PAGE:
Given the general public concern about the environment these days, you might expect environment-related taxes–on emissions, pollution, and so on–to be on the rise. After all, the tax code is a reflection of what we, or our governments, think is good and bad for us: Cigarettes are bad, so we tax them more than things that are good for us.
But that’s not how it appears from a recent Organization for Economic Co-operation and Development report. It shows that the share of environmentally purposed taxes–which includes taxes on gas or carbon emissions from factories–is actually falling in richer countries.
Environmental taxes make up 5.2% of all tax revenue, or 1.6% of GDP across the OECD’s 29 member-countries. The U.S.’s share has fallen by 0.39% since 2000, Korea’s by 2.90%, and Mexico’s by 13.72%.
“The use of environmentally related taxes to influence consumer behavior and to internalize environmental costs is growing in OECD countries, but remains limited compared to labor taxes,” the report says. (There’s more total revenue from environmental tax today than in the past, but the share of overall tax revenue from environmental taxes is falling.)
Many economists think taxing carbon directly is the best way to cut emissions and reduce the threat of climate change. But few places have adopted carbon taxes (British Columbia is an exception, and it’s cut fuel consumption without harming growth). From China to Europe, countries have preferred the politically safer option of emissions trading or providing support for renewable energy.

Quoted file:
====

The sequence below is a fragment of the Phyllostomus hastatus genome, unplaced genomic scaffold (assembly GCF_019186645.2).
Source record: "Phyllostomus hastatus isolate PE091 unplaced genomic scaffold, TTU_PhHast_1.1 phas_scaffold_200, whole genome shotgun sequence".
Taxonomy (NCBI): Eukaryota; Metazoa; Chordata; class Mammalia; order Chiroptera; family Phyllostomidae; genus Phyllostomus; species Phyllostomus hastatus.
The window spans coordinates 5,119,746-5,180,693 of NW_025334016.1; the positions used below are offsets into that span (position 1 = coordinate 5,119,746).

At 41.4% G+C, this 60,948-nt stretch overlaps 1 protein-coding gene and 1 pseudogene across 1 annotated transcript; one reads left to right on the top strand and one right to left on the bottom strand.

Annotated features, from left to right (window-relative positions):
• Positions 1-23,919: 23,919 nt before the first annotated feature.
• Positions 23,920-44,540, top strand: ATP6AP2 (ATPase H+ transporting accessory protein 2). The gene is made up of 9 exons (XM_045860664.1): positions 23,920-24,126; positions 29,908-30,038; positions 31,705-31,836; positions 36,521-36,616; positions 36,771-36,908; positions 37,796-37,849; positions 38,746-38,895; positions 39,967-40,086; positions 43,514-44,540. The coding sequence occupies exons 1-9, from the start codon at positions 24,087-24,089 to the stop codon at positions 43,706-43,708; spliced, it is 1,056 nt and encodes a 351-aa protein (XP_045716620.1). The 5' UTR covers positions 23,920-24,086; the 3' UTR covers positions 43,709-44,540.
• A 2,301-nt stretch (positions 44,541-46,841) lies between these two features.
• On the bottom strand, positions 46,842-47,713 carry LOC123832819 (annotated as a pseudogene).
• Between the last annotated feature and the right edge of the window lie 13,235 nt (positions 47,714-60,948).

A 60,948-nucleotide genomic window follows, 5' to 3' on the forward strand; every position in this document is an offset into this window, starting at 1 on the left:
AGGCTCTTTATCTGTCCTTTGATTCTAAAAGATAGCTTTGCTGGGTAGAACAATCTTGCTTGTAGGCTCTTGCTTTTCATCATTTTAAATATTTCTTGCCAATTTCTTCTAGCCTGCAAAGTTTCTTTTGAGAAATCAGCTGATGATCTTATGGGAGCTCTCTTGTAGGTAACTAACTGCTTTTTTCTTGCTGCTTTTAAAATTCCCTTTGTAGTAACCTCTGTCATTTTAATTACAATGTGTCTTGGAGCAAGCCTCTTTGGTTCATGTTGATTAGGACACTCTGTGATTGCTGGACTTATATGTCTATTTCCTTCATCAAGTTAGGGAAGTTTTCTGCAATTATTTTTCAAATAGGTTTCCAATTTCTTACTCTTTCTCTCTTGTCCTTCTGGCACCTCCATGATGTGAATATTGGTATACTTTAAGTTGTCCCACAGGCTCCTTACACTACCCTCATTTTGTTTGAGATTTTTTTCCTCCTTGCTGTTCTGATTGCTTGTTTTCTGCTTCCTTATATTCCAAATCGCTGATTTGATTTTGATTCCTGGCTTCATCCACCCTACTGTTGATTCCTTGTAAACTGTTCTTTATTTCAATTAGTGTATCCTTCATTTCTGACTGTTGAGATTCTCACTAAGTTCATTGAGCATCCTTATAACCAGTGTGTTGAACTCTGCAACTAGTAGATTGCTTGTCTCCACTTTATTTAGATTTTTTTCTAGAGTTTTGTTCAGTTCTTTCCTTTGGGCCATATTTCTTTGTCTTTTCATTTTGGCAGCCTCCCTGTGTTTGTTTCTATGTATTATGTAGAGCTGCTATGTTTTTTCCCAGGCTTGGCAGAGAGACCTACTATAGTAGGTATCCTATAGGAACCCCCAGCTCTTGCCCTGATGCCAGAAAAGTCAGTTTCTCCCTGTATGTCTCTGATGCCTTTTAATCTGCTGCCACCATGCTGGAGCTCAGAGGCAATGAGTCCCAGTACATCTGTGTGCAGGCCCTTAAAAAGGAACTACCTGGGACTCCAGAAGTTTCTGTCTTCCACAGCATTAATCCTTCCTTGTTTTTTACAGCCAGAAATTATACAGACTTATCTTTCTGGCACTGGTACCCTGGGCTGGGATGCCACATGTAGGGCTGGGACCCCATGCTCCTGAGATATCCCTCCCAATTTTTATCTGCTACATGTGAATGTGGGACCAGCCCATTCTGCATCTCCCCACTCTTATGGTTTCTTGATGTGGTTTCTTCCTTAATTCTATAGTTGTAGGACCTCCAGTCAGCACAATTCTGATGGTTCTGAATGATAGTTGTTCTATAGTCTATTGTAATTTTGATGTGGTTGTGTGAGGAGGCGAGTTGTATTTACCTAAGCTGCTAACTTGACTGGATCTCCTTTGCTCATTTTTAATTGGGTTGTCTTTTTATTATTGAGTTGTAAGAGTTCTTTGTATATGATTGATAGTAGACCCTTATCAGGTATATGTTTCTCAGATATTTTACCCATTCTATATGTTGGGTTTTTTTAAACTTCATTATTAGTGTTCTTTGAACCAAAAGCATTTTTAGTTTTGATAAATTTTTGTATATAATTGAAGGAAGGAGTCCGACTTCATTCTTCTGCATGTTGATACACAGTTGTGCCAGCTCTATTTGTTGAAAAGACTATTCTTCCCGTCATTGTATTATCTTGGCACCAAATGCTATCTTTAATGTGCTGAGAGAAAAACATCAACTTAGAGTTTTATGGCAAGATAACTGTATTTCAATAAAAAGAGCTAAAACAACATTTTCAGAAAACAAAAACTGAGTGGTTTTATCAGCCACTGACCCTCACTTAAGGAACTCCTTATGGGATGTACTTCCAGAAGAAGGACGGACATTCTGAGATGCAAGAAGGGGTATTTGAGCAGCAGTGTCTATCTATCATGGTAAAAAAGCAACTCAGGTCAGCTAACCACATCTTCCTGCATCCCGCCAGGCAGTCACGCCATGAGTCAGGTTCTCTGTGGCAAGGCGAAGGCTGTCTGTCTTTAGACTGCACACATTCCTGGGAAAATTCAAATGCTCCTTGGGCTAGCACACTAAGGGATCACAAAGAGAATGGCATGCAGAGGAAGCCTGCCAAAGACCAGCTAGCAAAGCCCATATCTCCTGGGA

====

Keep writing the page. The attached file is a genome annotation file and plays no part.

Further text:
Moreover, as well as not taxing pollution, governments are also actively subsidizing it. Though renewables get some help, fossil fuels subsidies were worth fare more: $550 billion in 2013, according to the International Energy Agency. “Such subsidies undermine the effectiveness of environmental taxation and of environmental policies more generally and encourage carbon emissions,” the OECD says.BS